Today is going to be a busy day. Apart from the Oscars, Philippine TV will see the premiere of the much-awaited local adaptation of the hit Korean drama, Descendants of the Sun (DoTS).
It is understandable for GMA-7 to be a little bit nervous on how it is going to fare in the ratings game. It is going to be pitted against another drama that features the lives of soldiers, ABS-CBN’s A Soldier’s Heart.
But while the rival show is a melodrama, zeroing in on the travails and triumphs of these respected men in uniform, DoTS Phl does not have to go through the nitty-gritty or soap operatic treatment that is being given by ABS-CBN on its show.
Those who have seen the Korean drama (yes, I’ve seen it so more or less I’m quite familiar with its plot) do not expect an adaptation that will go over-the-top with the drama.
DoTS is first and foremost a love story, with the professions of the lead characters as the main conflict in their romance. One is a soldier who will have to inevitably kill a person when need be, while the other is a doctor whose vow is to save lives.
Thus, GMA’s latest show could earn more than its already captive audience (meaning those who are fans of the Korean drama) if it tries to equal or even make a better show than the original. Historically, viewers have yet to see a better adaptation from a string of adaptations local networks have made so far.
Based on the trailer and fan comments on social media, potential viewers are giving the thumbs-up sign with this particular adaptation. One reliable source who has seen the first few minutes of the drama said that “so far the drama is good.”
This is from someone who usually does not find time to watch Philippine dramas. It is mostly because of issues with cinematography, storyline and editing. These elements are crucial and have made Korean dramas in general quite popular all over the world.
Koreans are meticulous with their shots; each should be refreshing and pleasant to the eyes, with no traces of shadows or poor lighting in the scene.
The stories are often coherent and sensible even if the genre is a mind-bending fantasy romance.
And the most important factor is the length, just enough to establish chemistry between lead characters, build tension, go through climax and pen a convincing resolution to the story’s conflict.
When all these are considered by the local adaptation, then, GMA-7 need not be nervous about it.
The Academy had better make it right for Parasite.
Their peers at the SAG (Screen Actors’ Guild) and the Hollywood foreign press at the Golden Globes had already cast their votes.
Both award-giving bodies have been lauded for daring to make the choice — that is, giving an award to the critically-acclaimed South Korean box-office hit.
Earlier in January, Parasite was named Best Foreign Language Film at the Globes. Then SAG bestowed Bong Joon-ho’s handpicked cast, led by his favorite Song Kang-ho, as the Best Cast in a Motion Picture.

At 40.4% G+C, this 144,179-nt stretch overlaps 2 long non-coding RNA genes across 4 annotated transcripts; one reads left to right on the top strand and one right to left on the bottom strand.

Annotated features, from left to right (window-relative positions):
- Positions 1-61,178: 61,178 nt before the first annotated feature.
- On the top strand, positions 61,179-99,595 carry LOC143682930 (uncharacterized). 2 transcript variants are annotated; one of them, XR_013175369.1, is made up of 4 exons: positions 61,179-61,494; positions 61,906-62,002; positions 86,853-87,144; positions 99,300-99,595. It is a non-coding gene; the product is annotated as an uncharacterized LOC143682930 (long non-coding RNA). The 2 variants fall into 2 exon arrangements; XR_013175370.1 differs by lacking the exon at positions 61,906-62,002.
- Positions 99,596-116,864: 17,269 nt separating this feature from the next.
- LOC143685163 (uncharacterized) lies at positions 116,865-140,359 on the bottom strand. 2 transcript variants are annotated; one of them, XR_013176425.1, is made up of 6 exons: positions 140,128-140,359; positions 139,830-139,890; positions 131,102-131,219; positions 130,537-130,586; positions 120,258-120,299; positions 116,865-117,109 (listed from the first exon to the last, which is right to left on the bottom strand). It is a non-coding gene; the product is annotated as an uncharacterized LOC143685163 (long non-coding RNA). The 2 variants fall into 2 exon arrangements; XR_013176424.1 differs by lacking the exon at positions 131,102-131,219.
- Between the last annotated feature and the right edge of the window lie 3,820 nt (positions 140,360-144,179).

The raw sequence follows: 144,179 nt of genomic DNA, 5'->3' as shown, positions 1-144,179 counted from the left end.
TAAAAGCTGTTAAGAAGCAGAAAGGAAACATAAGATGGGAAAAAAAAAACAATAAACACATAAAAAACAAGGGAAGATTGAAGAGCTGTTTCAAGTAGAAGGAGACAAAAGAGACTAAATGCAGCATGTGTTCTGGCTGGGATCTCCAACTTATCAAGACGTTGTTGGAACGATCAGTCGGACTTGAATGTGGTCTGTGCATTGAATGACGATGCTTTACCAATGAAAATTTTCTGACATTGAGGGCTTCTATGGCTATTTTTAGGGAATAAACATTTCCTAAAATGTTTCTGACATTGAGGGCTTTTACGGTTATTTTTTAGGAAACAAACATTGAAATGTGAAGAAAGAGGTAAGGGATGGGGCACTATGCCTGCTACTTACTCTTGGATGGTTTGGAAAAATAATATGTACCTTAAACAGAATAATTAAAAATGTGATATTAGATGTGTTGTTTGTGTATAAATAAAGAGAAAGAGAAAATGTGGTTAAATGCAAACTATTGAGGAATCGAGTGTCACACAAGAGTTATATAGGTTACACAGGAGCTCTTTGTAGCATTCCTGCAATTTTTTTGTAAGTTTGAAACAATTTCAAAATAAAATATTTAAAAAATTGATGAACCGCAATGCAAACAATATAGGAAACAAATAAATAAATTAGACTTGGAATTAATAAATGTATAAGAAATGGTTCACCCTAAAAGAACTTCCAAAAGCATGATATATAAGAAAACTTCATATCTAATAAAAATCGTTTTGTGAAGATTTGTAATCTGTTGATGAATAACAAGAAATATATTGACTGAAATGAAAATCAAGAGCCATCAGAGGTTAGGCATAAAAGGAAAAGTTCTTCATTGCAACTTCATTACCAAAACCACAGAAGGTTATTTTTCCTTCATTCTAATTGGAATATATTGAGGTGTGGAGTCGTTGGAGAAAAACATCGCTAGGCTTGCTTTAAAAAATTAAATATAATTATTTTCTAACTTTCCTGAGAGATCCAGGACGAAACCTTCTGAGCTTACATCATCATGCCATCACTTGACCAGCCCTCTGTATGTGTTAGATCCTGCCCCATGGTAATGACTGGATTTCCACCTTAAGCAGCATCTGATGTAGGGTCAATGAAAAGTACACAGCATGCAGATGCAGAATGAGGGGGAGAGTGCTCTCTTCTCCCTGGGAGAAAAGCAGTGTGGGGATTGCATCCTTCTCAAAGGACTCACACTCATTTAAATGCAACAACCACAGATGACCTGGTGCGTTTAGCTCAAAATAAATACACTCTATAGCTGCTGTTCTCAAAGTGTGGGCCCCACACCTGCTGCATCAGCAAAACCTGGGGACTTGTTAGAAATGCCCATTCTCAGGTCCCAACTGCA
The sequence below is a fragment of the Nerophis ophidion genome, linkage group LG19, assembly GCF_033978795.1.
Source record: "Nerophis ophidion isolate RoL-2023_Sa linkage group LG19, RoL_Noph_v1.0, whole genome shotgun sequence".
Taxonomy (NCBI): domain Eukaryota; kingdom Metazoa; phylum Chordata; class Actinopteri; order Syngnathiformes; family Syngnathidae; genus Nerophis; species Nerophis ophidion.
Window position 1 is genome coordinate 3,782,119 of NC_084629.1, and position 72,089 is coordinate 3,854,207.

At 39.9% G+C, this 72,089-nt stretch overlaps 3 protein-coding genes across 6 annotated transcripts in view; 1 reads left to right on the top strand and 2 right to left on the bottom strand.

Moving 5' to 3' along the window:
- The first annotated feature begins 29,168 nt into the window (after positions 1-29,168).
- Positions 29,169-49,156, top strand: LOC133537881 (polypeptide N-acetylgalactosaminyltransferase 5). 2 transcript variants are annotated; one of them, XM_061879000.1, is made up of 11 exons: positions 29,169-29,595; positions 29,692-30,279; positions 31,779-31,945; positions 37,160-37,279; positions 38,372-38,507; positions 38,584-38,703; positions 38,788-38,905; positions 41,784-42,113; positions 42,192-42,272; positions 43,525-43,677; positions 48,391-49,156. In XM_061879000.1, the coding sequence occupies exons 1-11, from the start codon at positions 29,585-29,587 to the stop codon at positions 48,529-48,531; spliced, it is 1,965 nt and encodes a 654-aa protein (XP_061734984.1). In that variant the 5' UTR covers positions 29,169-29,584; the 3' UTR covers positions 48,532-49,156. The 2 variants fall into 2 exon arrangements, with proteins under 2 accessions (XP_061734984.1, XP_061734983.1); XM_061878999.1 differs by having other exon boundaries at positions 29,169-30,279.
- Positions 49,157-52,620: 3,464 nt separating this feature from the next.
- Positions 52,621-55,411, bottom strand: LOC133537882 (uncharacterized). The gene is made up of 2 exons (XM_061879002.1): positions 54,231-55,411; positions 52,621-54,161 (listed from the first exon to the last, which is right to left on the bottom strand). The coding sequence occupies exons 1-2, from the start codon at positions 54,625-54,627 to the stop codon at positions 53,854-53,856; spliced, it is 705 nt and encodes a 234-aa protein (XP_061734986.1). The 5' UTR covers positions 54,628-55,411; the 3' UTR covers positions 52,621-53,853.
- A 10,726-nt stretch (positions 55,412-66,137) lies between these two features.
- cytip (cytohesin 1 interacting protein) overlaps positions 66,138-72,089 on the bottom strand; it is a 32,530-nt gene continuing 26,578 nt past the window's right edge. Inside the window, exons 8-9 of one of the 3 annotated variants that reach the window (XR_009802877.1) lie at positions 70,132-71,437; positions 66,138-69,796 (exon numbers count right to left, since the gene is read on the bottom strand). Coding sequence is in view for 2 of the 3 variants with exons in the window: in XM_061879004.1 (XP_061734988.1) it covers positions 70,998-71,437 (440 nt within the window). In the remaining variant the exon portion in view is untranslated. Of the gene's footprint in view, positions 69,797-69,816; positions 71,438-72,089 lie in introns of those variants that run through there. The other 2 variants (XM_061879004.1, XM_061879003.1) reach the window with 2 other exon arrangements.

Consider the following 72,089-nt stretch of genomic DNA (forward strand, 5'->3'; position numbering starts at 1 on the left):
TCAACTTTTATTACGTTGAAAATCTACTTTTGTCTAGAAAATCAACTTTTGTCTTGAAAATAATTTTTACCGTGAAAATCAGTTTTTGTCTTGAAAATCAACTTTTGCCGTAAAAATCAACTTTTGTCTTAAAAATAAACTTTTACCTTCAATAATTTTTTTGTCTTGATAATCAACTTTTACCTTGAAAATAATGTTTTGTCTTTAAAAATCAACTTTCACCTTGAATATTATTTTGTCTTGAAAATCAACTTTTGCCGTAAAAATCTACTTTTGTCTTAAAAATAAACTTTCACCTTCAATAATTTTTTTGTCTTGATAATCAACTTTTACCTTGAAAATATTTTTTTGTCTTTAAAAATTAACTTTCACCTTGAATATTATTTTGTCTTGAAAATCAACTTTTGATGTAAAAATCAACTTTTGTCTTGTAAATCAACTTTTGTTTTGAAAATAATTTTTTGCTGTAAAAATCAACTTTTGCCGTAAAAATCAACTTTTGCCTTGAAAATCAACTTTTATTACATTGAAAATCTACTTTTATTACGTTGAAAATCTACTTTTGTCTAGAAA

Many say it’s a first for both bodies, and hope there’s going to be a repeat at the Oscars today. Fans, however, are saying that in a fair world, Parasite could easily go with a sweep of Best Director, Best Screenplay, Best Editing, Best Production and Best Picture, not just Best International Feature. The latter is seen as the sure shot win for the South Korean pick over another work from Oscar favorite Pedro Almodovar, with his work in Pain and Glory.
Still, Parasite is lucky to be winning at all. Unlike Greta Gerwig or Celine Sciamma, the female directors of the well-reviewed films, Little Women and Portrait of a Lady on Fire. The Oscars has been accused of all-male machinations, err, nominations, at the Best Director gig with Joon-ho in heavy competition with Sam Mendes, Quentin Tarantino and his favorite, Martin Scorsese.
They should prepare for another comeback with these choices. It is but wishful thinking to have another Rebel Wilson moment at the BAFTA or British Academy of Film and Television Arts.
The Cats star did not hold back from dissing her own film, which by the way leads the Razzies nominations this year. So, it was no surprise that she dissed the nominees at the Best Director category of the BAFTA.
“Sam Mendes, Martin Scorsese, Todd Phillips, Quentin Tarantino and Bong Joon-ho. I look at the exceptional talent nominated in this category and I don’t think I could do what they do, honestly… I just don’t have the balls,” she remarked.
Mendes already scored Globes awards (Best Picture and Best Director) with his WWI flick, 1917. He also swept the recently held BAFTA by taking home Best Film, Outstanding British Film, Best Director, Best Sound, Best Production Design, Best Special Visual Effects and Best Cinematography for Roger Deakins.
Tarantino also has had successes with his signature work in Once Upon a Time in Hollywood. Scorsese’s new Mafia story in The Irishman, which a friend said is “a Godfather flick but much, much more boring,” might pull off a win this time.
There are other noticeable snubs, too. There is Awkwafina for her stirring performance in The Farewell, as well as Adam Sandler for his highly commended performance in Uncut Gems. For sure, Sandler is on his way to producing a movie “that is so bad on purpose,” as he promised a few months back. Shame on the Oscars for dissuading Sandler to be a more serious actor. Otherwise, he would not have tried so hard to unlearn his goofy, next-door best friend act in many of his feel-good flicks.
They did a little right last year by bestowing Alfonso Cuaron with a Best Director for his work in Netflix’s Roma but it decided to hand the Best Picture to Green Book.
The Oscars, like any other award-giving body, is subjective and relative. That’s the reality. But it is a total disservice to snub works simply because of status quo.